Cinema and television are obsessional for me and there is no way to get out of this Post Screen Obsessional Stress Syndrome. I enjoy it so much I could not survive without my dose every day.
I found the best description of this obsession in Marshall McLuhan and his extensions of man’s psyche, nervous system, mind and body. The cinema has become a way to discover the world the way it is where I ... [Show full abstract] cannot go and in its past reality and its future dystopia or utopia.
It provides me with a main way to think and meditate in an all-sensorial approach of life. I mean all my senses are at work in such an experience, not the way McLuhan says about television (all your senses have to agree and feel comfortable with what they see at once from the very start) but in my own way: all senses are active all the time on high alert and intensively connected with my thinking virtual device, my mind and my knowledge.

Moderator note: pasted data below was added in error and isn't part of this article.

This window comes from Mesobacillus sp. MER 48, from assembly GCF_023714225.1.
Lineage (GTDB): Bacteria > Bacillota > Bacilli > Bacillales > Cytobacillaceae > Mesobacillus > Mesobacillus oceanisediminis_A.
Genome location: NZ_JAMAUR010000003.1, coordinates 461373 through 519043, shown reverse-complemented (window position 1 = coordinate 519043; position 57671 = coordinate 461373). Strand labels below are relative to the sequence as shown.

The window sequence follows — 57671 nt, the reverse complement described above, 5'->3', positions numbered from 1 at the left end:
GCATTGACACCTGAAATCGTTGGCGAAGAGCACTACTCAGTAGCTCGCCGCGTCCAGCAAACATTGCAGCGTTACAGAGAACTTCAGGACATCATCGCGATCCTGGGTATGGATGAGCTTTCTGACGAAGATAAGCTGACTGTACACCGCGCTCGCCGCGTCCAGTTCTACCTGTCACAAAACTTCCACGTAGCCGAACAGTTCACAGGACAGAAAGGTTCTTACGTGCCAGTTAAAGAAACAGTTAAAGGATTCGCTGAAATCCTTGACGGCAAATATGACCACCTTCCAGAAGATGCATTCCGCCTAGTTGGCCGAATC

It is also the way to experience very deep feelings, emotions, even passions and fears within the time frame of that experience knowing that when the watching comes to an end this intense state of excitement will reach its own closure, though I can reopen it any time by plugging myself into another film, another episode of another series.
I have here collected several chapters centering on one series or one filmmaker or any other unitary element. Some of these chapters are in fact short introductions with links to full files in the cloud. You just have to click on the links to go to the files. I have also collected more than ninety reviews of independent films or series not covered here.